October Reads Flash Reviews

Here are quick reviews of seven novels I read in October, along with their individual “awards.”

Written by Possibly My New Favorite Author – Before I Fall (Lauren Oliver)

I loved everything about Before I Fall. Lauren Oliver might just be my new favorite writer, and she recently posted on Twitter that Before I Fall is being made into a movie, yay! 5 stars out of 5

Most in Need of Better Editing  and the Whoah, What’s Up with that Cover Award – The Truth About Forever (Sarah Dessen)

The Truth About Forever could have been thirty pages shorter and wouldn’t have missed a thing. The older sister was a really good character, but I’m a bit miffed that one of the key plot questions was never answered. I’m not usually too picky about covers but this one looks like Grandma’s needlework pattern. 4 stars out of 5

Set in the Place I’d Most Like to Visit (Sort Of) – Exodus (Julie Bertagna)

Writer Julie Bertagna hails from Scotland (the #1 country I’d like to visit), and her story is set in post-apocalyptic Glasgow. Exodus poses important questions that I’m not sure I was prepared to think about. 4 stars out of 5

Most Adorable Love Interest – Fangirl (Rainbow Rowell)

Levi is the sweetest. I love his confidence, loyalty, and passion for life. Before reading Fangirl I had no idea the main character Cath was a twin—I always like a good story about twins. In my humble opinion, the Simon and Baz excerpts didn’t add much to Fangirl, but I am curious about their full-length novel, Carry On. 4 stars out of 5

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Most Controversial – The Man in the High Castle (Philip K. Dick)

This book was recommended to me by a work associate who knows about my connection to Japanese culture. The Man in the High Castle is an alt history exploring what might have happened if Germany and Japan had won World War II and ended up occupying the United States. There is genius in this story (and it gave me an idea for something I’d like to use in novel I’m currently writing), but the characters exhibit a lot of racism, which was tough to get through. 3.5 out of 5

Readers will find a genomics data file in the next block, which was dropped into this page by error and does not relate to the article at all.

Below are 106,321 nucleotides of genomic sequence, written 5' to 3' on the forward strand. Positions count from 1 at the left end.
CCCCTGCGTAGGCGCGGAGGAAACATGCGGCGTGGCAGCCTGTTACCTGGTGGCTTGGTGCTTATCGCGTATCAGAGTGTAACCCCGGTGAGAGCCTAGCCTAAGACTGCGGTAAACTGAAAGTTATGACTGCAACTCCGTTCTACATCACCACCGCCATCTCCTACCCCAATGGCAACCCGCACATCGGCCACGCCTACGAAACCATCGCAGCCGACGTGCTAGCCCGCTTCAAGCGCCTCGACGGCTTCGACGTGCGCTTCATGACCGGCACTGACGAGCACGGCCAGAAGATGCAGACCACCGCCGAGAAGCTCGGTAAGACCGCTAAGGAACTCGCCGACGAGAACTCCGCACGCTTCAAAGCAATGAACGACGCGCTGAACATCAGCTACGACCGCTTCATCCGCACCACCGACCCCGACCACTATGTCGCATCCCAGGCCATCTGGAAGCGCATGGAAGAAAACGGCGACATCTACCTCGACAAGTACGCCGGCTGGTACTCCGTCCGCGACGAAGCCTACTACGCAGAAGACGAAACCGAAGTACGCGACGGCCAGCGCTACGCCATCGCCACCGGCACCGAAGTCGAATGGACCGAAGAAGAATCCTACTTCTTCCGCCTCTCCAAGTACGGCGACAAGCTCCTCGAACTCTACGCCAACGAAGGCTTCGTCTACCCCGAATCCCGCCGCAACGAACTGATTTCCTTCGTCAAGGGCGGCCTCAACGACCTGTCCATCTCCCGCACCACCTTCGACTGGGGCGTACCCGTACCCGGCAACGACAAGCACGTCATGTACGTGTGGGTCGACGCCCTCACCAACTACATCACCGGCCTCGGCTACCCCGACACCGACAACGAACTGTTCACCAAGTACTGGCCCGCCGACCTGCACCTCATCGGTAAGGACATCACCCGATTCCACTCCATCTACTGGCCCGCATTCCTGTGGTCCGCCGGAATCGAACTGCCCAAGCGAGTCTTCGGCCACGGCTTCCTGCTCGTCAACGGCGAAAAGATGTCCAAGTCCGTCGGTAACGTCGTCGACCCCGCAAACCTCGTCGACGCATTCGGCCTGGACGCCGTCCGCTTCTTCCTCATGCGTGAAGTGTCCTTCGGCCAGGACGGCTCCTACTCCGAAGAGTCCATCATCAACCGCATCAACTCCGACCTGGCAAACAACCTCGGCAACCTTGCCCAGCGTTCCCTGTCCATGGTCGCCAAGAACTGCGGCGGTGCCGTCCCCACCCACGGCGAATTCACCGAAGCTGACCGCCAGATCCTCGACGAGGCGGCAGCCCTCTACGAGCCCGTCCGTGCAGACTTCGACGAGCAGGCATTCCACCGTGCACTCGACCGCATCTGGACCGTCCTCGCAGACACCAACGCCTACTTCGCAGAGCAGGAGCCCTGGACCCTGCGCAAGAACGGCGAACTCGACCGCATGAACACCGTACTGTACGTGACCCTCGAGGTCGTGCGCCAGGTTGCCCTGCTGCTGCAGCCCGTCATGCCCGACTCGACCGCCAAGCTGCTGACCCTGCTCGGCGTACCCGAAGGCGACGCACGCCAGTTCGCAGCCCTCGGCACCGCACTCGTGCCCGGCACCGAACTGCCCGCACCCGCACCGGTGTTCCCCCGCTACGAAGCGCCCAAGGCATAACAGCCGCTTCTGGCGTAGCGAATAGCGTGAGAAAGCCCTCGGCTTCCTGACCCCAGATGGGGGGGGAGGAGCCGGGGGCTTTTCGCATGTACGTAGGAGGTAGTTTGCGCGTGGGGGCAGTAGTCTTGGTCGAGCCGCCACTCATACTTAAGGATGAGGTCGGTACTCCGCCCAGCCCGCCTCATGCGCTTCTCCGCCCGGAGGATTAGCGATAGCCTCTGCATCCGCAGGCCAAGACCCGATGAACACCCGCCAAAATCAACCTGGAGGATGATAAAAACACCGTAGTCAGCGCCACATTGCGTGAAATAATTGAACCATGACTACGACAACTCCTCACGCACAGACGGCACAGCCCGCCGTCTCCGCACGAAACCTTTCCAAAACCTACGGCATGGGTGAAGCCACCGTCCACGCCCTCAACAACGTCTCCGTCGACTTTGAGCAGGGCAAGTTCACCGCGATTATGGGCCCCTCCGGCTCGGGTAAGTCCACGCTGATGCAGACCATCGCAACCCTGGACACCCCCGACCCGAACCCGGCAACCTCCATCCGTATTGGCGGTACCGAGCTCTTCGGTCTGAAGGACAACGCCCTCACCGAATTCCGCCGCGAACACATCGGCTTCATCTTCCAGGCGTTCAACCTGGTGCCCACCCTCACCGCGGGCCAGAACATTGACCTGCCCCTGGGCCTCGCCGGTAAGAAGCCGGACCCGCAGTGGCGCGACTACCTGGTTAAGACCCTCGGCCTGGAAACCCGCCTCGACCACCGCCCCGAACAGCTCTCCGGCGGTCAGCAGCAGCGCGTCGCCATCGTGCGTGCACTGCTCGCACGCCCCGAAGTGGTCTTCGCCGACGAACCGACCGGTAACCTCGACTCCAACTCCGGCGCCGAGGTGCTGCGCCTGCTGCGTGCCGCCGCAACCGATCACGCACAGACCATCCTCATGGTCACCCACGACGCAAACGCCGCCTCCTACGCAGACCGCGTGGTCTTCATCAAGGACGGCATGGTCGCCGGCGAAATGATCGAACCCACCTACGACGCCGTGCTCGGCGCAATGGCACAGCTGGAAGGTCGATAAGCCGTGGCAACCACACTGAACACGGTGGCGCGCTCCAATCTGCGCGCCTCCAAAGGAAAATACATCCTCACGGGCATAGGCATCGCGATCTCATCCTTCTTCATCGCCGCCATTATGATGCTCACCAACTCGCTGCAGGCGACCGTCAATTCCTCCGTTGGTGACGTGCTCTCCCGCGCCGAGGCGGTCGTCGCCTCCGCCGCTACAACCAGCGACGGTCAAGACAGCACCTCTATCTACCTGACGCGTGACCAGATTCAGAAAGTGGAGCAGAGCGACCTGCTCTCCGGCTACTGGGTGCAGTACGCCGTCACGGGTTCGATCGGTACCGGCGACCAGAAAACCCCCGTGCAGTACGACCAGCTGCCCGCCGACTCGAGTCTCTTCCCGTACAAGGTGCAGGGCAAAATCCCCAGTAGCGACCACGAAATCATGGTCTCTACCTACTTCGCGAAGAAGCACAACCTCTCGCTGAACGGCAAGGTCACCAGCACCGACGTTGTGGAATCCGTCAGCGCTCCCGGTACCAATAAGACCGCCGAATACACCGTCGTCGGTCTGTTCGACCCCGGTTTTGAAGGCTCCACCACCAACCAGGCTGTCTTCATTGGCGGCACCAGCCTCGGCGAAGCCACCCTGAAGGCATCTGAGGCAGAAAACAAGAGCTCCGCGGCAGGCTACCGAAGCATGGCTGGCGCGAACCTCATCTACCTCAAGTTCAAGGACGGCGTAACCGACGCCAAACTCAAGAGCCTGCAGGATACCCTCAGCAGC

The Strange and Beautiful Sorrows of Ava Lavender

Backstory Extravaganza – The Strange and Beautiful Sorrows of Ava Lavender (Leslye Walton)

Set-up is important; I get it, but the first third of this book reads like backstory. Also, one of the dangers of writing magical realism is that it can easily veer into ludicrousness, which this book only did a couple of times, and only early on. When the real story begins around page 80, The Strange and Beautiful Sorrows of Ava Lavender is a highly imaginative, compelling, and emotional read. Whoever designed this gorgeous cover deserves an award (Do they give out awards for book covers? If so, I’d love to see the winning work.). 4 stars out of 5

Best Ending – Six of Crows (Leigh Bardugo)

Yes, I like the characters (the Grisha! The Wraith!), and the world building was incredible, but maybe because I’m not a big fan of caper stories, this book felt like it took a really long time to read. That being said, the ending BLEW ME AWAY. 4 stars out of 5

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8 comments

  1. I read Six of Crows this month too and really liked it! I’m just a sucker for group ensembles in books :3 The Man in the High Castle was a 3 star for me too when I read it. I just thought he delved too much into philosophy and forgot he was writing an actual story lol

    Liked by 1 person

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